This global pandemic that we’re all going through is becoming the most important crisis that the world has faced in recent times, revealing the flaws in public health systems and social protection systems everywhere, with the potential of being not just a health pandemic, but a social pandemic, too.
Even so, countries of the Americas have responded with agility and pragmatism, and with a wide range of measures to contain the virus and mitigate the consequences of the spread, from guaranteeing people’s access to food and medicine and the provision of special credit lines to companies to ensure the payment of wages, to freezing payments for basic services, and prohibitions of suspension of these services for non-payment to providers. There’s also the delivery of food packages to families and students who only had access to adequate food at school, and the measure that’s having the most impact in how we relate to each other: quarantine or social distancing.
But in a hemisphere marked by poverty and inequality, an aspect of this historic juncture that’s often overlooked is how this pandemic affects vulnerable people, and historically marginalized people in particular, in a rather pronounced way. As in any catastrophe, women, people with disabilities, racial minorities, LGBTQ+ community, children and youth, incarcerated people and those in poverty and extreme poverty are often the ones who endure the harshest impact on their livelihoods, their right to health, to work, to social security protections, and to live free of violence.
It’s not the same to be an Afro-American migrant woman who’s also poor and COVID-19 positive than being an infected white migrant woman with financial means.
This is precisely what the recently published OAS Practical Guide to Inclusive Rights-Focused Responses to COVID-19 in the Americas seeks to do: to highlight the particular challenges these populations face, and to map out the tailored responses that could alleviate their economic and human suffering. This Practical Guide also invites users to think of the concept of intersectionality, as a crosscutting element of the analysis and proposals for recommendations, meaning an approach to the pandemic and its responses taking into account the intersection of different people’s characteristics (age, sex, sexual orientation, gender identity, race, ethnicity, disability, etc.) that coexist and define them, and that, together, can make them more vulnerable in the midst of a pandemic. After all, it’s not the same to be an Afro-American migrant woman who’s also poor and COVID-19 positive than being an infected white migrant woman with financial means.
The health care options and opportunities for treatment aren’t the same, unfortunately.
Venezuelans face additional challenges in the midst of the pandemic. We’ve covered those hardships in Caracas Chronicles (including the ordeal of Venezuelans stranded in airports abroad), but I want to stress the dire situation Venezuelan women are facing. To improve conditions of women in Venezuela, CEPAZ along with Acción Solidaria, FUNCAMAMA, Unión Afirmativa and Prepara Familia, put together a fundraising campaign: #CONELLAS. Their goal is to address the needs of girls and women, who are the most affected by the current complex humanitarian emergency in Venezuela, and even more so now, as COVID-19 spreads.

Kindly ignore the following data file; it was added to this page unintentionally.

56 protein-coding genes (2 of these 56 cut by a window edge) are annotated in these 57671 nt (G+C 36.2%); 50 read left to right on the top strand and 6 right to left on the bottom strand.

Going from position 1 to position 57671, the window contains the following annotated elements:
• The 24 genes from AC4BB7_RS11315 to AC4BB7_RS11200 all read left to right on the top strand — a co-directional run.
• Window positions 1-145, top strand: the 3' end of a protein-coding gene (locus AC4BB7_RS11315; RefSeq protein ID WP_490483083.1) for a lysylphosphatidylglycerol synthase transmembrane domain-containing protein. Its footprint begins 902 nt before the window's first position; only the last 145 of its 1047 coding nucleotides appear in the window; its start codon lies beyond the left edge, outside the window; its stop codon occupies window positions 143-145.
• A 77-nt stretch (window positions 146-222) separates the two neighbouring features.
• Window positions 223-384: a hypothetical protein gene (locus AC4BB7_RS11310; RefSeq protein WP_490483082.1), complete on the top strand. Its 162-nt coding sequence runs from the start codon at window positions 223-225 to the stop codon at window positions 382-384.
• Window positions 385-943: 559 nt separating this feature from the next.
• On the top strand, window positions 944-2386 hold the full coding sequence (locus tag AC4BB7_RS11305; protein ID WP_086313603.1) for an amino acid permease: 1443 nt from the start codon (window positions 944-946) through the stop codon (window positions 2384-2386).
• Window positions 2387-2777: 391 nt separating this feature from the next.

Let’s not forget Venezuelan migrants and refugees either. Considering the social distancing measures applied in their receiving countries, and the economic effects of the pandemic, they’re in a situation of extreme vulnerability: try keeping social distance if you live in an overcrowded apartment with other migrants. Try being quarantined if you live on the streets. Try going without work for days because your commercial activity, especially in the informal economy where most migrants operate, has stopped. Some Venezuelan migrants and refugees have gotten infected with no health protections in their receiving countries, others live in shelters or migrant detention centers where contagion can happen faster. If Venezuelan migrants and refugees were already suffering before the epidemic, imagine now.
We Can Make the Difference
I know. So annoying to be asking for money. The thing is that in difficult times, such as the ones we live in today, we all suffer, but there are people whose suffering is frankly excruciating, and they probably won’t make it without our help.
Please support Venezuelan migrant organizations throughout the Americas, who have organized via Coalición por Venezuela, and joined forces with other civil society organizations to establish a fundraising campaign for those in Colombia, the country with the highest number of Venezuelan migrants. With your support, maybe the lives of one, two or more of our fellow Venezuelans can be a little better.
* Opinions are personal. They do not represent those of the Organization of American States.
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